The bail reform similarly aimed to even the odds for defendants in a procedural manner, yet somehow generated greater controversy. Namely, it eliminated cash bail and encouraged alternative conditions for release in the event the judge determines a risk of nonappearance. This leniency only applies, however, to most misdemeanors and a handful of nonviolent felonies. In fact, § 510.10(4) of New York Criminal Procedure Code thoroughly details a wide variety of felonies to which the bail reform law does not apply. The rationale behind such reform rested on one common-sense principle to the bail regime: one’s wealth should not determine one’s freedom.
While these reforms have now been in place for just over two years, criticism has relentlessly followed. Such critics incessantly argue not just to repeal, but to establish newer laws that once again increase the burdens of defendants in a criminal case.
Opponents Create a Straw Man Out of the Reforms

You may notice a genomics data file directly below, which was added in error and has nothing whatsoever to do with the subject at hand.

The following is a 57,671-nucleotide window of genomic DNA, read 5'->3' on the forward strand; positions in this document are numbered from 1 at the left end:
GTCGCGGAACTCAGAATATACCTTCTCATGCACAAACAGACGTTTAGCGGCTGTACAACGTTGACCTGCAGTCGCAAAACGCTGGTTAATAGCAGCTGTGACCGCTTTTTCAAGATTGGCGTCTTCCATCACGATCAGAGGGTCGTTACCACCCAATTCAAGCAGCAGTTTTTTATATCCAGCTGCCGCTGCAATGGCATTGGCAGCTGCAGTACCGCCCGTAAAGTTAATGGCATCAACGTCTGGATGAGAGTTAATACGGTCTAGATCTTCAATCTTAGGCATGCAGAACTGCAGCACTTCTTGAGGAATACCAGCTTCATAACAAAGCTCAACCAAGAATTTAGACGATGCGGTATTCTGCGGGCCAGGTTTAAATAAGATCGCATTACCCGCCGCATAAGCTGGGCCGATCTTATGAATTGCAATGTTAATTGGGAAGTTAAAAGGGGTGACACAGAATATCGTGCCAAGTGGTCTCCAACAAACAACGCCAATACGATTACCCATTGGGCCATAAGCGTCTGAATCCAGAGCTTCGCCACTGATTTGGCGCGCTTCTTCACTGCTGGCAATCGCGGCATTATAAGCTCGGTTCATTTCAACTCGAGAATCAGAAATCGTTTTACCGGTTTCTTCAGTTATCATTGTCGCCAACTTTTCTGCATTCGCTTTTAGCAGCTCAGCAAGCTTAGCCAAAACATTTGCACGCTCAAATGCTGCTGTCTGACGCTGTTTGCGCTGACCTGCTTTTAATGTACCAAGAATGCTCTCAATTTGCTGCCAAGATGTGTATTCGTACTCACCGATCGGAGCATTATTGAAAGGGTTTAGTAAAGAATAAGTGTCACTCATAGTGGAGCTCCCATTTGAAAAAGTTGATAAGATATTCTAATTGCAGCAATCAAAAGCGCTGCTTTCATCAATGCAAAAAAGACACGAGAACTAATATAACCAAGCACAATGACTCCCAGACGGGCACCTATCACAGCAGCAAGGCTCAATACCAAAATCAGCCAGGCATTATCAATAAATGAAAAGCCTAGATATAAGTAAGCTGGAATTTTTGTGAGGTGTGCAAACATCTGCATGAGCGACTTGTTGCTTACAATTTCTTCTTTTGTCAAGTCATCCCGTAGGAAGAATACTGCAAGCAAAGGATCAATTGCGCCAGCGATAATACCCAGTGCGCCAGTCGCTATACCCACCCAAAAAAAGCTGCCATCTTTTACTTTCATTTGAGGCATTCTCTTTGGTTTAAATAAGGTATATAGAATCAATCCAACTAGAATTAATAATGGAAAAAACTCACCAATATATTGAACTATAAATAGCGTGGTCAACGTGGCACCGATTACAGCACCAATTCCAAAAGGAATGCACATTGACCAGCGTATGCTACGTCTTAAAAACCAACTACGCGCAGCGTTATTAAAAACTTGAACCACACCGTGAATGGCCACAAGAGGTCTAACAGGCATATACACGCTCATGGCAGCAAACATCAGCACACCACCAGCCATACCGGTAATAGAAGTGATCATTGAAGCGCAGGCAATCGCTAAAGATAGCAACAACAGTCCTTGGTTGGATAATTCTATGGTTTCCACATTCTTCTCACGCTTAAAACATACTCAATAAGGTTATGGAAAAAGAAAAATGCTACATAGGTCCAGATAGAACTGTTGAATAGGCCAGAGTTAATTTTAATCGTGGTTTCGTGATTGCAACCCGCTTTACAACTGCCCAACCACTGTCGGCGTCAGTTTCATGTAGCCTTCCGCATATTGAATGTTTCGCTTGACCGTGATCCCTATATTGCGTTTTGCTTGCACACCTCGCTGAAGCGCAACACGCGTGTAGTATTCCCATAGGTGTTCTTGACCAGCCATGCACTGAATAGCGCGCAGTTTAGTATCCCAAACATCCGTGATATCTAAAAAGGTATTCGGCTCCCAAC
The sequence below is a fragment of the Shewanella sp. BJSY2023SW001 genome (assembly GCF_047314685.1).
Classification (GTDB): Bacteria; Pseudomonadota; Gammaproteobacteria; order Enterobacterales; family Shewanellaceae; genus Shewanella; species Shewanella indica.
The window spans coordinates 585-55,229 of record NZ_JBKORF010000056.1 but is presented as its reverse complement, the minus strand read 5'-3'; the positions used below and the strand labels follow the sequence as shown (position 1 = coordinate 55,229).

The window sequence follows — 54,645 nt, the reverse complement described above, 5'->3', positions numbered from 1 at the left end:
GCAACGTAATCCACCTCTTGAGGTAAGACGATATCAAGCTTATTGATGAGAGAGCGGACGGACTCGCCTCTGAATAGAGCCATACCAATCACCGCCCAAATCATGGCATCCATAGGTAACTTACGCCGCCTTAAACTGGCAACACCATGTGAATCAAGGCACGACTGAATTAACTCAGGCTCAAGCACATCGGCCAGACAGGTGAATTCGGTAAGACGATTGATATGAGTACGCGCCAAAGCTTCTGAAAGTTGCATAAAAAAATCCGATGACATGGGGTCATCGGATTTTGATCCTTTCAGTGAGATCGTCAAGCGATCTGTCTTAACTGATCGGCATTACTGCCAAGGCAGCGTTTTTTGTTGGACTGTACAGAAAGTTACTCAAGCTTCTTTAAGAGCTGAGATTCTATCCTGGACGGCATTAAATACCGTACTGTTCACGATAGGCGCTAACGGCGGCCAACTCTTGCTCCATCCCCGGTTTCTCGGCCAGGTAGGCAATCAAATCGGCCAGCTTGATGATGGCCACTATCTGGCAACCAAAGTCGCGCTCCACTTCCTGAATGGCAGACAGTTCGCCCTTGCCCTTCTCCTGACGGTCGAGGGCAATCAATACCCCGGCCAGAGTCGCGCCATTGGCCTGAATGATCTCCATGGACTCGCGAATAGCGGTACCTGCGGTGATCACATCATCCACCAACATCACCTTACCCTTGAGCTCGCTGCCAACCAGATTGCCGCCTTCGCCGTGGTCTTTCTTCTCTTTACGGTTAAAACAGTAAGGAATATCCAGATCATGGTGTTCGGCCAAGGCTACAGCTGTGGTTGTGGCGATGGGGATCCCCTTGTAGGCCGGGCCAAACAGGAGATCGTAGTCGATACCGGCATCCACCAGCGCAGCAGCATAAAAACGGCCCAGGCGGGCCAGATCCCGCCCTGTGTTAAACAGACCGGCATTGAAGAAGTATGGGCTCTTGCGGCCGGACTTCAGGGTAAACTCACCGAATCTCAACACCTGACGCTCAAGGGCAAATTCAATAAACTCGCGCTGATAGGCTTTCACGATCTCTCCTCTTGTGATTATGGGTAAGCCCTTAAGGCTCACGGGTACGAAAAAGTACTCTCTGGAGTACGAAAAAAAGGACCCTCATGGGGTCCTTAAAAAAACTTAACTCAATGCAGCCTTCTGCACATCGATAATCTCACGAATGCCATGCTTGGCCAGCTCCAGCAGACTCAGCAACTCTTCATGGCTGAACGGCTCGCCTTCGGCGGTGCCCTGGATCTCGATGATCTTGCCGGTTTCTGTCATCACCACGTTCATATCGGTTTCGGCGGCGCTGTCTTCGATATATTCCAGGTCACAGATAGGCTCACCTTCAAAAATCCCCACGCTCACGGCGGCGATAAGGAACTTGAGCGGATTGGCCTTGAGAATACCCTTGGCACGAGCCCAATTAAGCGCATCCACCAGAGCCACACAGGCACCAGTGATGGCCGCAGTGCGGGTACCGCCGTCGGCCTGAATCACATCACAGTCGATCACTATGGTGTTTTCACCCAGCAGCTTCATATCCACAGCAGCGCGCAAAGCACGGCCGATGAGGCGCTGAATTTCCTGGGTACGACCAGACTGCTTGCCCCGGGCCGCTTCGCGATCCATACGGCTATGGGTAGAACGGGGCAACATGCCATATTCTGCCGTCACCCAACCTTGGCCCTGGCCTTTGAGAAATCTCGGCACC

Legislators foresaw the obligations imposed by the new discovery laws. In fact, when the discovery reform was passed, so too was a significant budget increase to support prosecutors across the state. Nevertheless, more financial support is needed to maintain the obligations and preserve the fairness afforded to the criminal defendants by the discovery reform. Last month, the District Attorney Association of the State of New York urged state lawmakers to provide hundreds of millions of dollars in additional funding to the sixty-two district attorneys’ offices in the state to support the efforts to comply with the new discovery laws. To be sure, the Association did not critique the discovery laws in any way—in fact, the president of the association reiterated the goal of the discovery laws to “make the system fairer to those accused of crime.” Rather, the goal of the letter to the state assembly was to call attention to the need for additional financial support to best meet the obligations imposed by Article 245.